Never Mind Those Back Taxes!
Bush drops a requirement for illegals.
"Is [Harry] Reid Trying to Kill Immigration Reform?" RealClearPolitics seems excessively distressed by this possibility. ... Alternative theory: Pro "comprehensive" Senators, unable to actually come up with the "grand bargain" they have promised, would like it to look like Harry Reid killed immigration reform--hence their claim that he isn't giving them enough time. ... I Smell Kabuki! Except that it seems a bit early for everyone to merely be trying to stage-manage the bill's death so as to avoid blame for the killing. It's also possible that under the spur of Reid's deadline the Senate will actually pass a bill, no? Opponents should be alert for last-minute miracle "compromise" scams, like the "trigger" gimmick debunked by Mark Krikorian here. ... The name of a recent Feist album comes to mind! ... 4:26 P.M. link
Possibly bad idea of the day: I got a ticket a couple of years ago for failing to come to a complete stop at a stop sign. I was so guilty. Ever since then--and after I was admonished by a cop I met at a party--I've tried to come to a total, 100% stop, with the weight of the car falling back on its haunches, before stepping on the accelerator to get moving again. When I do this I can hear and actually feel the engine sucking in vast quantities of precious refined petroleum to overcome the inertia of 3400 pounds of metal at a dead rest. Which leads to the thought: Wouldn't we save a lot of gasoline quickly and cheaply if we replaced most of our "STOP" signs with "YIELD" signs? I'm sure there is a safety argument against this, but I'd like to hear it, along with up-to-date comparisons with countries that rely on "yield" more than "stop." ... N.B.: a) You could still require that everyone slow down to under, say, 10 miles per hour. It's the first 10 miles per hour starting back up that seem so gratuitously wasteful. (Maybe "YIELD" is the wrong sign. Maybe it should say "SLOW to 10.") b) Traditionalist drivers--e.g. geezers--could still come to a complete stop and retain the right of way. c) Policemen could still raise revenue for their employers by giving lots of tickets--they would just be tickets for "failure to slow" or "failure to yield." ... 3:51 P.M. link
Tuesday, May 8, 2007
Bloggingheads' Baghdad Bureau files a video report on the surge that's compelling in its immediacy! ... It's relatively upbeat--embedded blogginghead Eli Lake is obviously impressed with the efforts of American soldiers--but if you listen carefully you get a more complicated picture:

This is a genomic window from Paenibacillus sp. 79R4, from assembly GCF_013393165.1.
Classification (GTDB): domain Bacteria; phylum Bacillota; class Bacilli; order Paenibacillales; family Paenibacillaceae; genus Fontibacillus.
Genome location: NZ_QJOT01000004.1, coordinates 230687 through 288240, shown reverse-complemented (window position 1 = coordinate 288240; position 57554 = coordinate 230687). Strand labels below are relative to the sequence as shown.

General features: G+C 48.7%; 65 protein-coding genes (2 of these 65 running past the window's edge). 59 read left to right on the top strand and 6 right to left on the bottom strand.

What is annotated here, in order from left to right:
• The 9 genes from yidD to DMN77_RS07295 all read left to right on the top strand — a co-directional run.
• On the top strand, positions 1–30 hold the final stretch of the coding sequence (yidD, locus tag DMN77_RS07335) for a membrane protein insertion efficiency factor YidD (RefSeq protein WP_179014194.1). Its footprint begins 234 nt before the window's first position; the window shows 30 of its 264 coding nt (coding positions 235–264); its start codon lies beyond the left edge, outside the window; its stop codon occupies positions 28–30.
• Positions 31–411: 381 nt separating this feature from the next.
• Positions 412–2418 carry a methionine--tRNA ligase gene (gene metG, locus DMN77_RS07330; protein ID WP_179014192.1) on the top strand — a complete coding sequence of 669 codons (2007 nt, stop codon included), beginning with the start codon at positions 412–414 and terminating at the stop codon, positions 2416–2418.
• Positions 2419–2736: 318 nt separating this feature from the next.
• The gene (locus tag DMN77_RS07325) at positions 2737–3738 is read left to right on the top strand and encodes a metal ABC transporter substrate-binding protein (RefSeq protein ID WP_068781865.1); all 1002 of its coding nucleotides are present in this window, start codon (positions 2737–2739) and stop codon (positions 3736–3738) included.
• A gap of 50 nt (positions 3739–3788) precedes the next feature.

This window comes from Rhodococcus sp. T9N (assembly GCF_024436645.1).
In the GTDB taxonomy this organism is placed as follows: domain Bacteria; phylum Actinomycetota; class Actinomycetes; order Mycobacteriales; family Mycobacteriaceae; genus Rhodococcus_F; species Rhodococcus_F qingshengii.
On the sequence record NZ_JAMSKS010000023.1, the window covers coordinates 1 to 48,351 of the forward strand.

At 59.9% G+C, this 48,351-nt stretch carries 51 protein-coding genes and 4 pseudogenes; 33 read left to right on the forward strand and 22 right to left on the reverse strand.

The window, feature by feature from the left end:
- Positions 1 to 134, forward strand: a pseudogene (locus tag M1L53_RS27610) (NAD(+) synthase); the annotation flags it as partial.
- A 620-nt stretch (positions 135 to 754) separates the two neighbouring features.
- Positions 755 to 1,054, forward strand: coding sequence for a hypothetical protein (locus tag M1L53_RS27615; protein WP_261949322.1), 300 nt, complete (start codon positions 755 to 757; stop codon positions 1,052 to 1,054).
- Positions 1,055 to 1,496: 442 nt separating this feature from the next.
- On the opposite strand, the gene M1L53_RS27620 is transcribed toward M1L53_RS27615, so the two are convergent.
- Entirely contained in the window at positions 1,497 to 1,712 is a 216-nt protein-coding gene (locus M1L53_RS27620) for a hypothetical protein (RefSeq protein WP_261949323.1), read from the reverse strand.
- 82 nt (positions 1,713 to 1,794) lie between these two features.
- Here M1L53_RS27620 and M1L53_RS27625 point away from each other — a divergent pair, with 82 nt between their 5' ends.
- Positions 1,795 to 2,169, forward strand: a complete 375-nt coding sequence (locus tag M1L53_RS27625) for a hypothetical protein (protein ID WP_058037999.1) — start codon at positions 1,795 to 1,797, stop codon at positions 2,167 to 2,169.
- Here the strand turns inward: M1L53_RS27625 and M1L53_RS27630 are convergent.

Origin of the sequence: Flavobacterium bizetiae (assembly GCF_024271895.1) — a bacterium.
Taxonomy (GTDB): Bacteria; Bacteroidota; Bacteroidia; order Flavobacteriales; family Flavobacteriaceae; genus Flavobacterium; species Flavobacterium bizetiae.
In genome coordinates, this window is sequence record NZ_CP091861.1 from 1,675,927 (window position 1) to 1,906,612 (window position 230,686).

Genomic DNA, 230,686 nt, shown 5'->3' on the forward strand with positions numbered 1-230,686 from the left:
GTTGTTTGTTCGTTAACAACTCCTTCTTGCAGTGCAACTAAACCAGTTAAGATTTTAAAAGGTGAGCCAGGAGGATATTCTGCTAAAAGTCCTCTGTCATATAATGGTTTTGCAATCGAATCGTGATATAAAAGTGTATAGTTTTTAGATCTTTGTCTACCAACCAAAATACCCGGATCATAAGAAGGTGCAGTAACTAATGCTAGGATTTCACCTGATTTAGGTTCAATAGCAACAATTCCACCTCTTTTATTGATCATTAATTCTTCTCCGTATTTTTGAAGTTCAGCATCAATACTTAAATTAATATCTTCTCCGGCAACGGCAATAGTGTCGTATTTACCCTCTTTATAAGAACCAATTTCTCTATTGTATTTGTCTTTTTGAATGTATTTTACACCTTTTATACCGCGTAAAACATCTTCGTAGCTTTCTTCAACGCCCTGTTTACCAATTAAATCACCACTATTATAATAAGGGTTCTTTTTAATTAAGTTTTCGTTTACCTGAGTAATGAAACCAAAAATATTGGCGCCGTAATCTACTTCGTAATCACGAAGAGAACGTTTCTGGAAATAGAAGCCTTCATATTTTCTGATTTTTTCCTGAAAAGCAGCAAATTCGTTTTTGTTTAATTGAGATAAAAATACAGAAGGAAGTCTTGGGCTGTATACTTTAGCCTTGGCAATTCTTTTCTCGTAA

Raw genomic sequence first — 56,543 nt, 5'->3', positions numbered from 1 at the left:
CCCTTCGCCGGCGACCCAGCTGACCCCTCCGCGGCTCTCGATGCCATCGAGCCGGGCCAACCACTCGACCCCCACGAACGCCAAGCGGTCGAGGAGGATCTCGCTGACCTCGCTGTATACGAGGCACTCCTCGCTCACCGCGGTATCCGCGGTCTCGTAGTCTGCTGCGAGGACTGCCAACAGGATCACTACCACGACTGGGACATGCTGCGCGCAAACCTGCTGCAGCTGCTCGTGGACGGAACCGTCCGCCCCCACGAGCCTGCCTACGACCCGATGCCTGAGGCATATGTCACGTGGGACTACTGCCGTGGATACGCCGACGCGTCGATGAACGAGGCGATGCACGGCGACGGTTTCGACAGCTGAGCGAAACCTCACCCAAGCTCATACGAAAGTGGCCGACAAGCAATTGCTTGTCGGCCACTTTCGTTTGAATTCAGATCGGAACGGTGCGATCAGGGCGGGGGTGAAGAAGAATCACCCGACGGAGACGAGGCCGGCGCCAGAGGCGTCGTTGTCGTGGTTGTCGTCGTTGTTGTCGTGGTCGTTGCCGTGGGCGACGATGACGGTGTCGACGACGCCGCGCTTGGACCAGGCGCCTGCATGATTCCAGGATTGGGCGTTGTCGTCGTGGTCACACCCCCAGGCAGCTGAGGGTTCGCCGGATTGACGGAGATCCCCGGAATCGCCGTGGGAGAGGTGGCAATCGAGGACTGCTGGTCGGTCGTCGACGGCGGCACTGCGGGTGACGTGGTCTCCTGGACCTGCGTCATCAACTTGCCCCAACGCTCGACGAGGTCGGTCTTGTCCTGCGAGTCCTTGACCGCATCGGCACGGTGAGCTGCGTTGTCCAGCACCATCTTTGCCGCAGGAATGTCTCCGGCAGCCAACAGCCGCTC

a) Lake makes it clear it ain't going to be over by September. "This is going to be a mission that will take several years, if not decades."
b) Our troops must always be on the alert for possible betrayal by the Iraqi Army soldiers they work with--not because the Iraqis are secretly terrorists but because they are susceptible to bribery, threats, or sectarian or religious appeals;
c) Some neighborhoods are vastly improved (Haifa Street) while others deteriorate and will need more attention;
d) opinion among our troops as to whether the war is winnable is "mixed," according to Lake ... If we left now, he says, the Iraqi Army couldn't possibly withstand the onslaught of corrupting bribes and threats from the insurgents and terrorists. ...
Lake tells a revealing absurdist story about how difficult it was to release 79 innocent people captured in a truck once the Iraqi political and media machinery had broadcast the anti-terrorist "win." ... He casts doubt on the common view that the majority of Iraqis want us to leave. He also gives the not uncommon impression that for all its flaws the Iraqi Army is further along than the Iraqi political structure--which of course leads me to worry whether in the end security may be achieved by an Army-run government. ... Lake also puts a very impressive U.S. major on camera, forcing egghead Bob Wright to bridge the civilian-military divide. Luckily, Wright is an ex-Army brat. ... At the close, Lake promises to report from a sector where the Americans have decided to cooperate with "Al Qaeda." Either he misspoke or we are in for an interesting future report. ... 11:20 P.M.
Blogging Against Type: An argument that the rise in wealth inequality has been accompanied by
a drop in consumptive inequality, and a significant convergence in the experiences of the rich and, if not the poor, the middle
from, yes, Ezra Klein. Apologist for Bush's New Gilded Age! The cocktail party invite is in the mail. ... My anecdotal sense parallel's Klein's--with the exception that all the good $45/person once-a-week restaurants on my side of L.A. seem overnight to have become $65/person restaurants, and I can't really afford them anymore. It's as if they suddenly realized they could survive on the business of the rich, and don't need the middle. ... Worst possibility: The rich will pay extra precisely to have the middle excluded. I don't think that's what is going on at, say, Chaya Venice. But I may have to go back to do some now-tax-deductible field research. ... 6:11 P.M. link
Monday, May 7, 2007
Slow news day? Don't take it out on kf! Brian Williams just opened the Nightly News with this teaser:
Photograph of Ann Coulter on Slate's home page by Brad Barket/Getty. Photograph of a wedding cake with two grooms on Slate's home page by Hector Mata/AFP Photo. Photograph of Princess Diana on Slate's home page by Georges De Keerle/Getty Images.